I've seen scenes from movies played multiple times after being streamed into my eyes -- maybe not quite the same fidelity, but if we start getting bio-electronic interlinks, that could really be interesting. You'd have to have your memories purged after watching a movie so you couldn't "remember/relive your memories", no?

Comment Re:They're noticing this NOW? (Score 1) 498

In Win7, at least if you had Ultimate or Professional, you could run "Group Policy" plugins on your machine and have it respect them. I don't know about Win10, but I have heard that only Professional versions are able to disable MS enslaving your computer to deliver you advertisements. Don't know if that is true or not, but certainly reinforces my belief that only "Professional" or "Enterprise" versions of windows should be relied on to do any "important or professional work". Windows Desktop for consumers is going the way of becoming a console (like XBOX, PS4.. etc)...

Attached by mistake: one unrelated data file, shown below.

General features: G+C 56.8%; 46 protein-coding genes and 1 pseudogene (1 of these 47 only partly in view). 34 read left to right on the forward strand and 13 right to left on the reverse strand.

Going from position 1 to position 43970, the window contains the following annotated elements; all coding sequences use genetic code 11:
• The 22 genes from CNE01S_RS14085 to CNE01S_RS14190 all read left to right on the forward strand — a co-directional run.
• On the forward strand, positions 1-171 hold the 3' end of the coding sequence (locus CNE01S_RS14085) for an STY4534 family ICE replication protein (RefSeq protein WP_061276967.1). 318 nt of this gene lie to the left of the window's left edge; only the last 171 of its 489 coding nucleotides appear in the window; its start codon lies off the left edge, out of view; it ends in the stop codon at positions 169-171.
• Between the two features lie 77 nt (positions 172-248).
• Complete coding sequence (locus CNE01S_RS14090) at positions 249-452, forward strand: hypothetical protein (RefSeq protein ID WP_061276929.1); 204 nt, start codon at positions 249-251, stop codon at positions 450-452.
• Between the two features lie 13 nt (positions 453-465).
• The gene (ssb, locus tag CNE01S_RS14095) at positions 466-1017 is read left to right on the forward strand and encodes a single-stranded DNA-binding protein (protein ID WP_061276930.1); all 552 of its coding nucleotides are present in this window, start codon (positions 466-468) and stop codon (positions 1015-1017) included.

Does Win10 have the option to either 'come with' or run the group policy msc panel? If policies are applied, does Win10 honor them ? Or maybe it only honors them in the Pro/Enterprise versions?

Again, speaking from Win7, they have a section under the Administrative Templates of Group Policy, entitle "Windows update".

There you have options to:

- Do not display "Install updates an shut down" option in Windows dialog box.
- Do not adjust default option to "Install Updates and Shut Down" in the Shut Down Windows dialog.
- Configure Automatic Updates (notify before download, or before install among others).
- Turn off the upgrade to latest version of Windows through Windows Update.
- No auto-restart with logged on users for schedule automatic updates installations.
- Reprompt for restart?
- Delay Restart for schedule installations? ... and a few others. Most of those make changes under the policy key in the registry. So if you didn't have the editor, you could conceivably make those settings through regedit, if you knew which were which.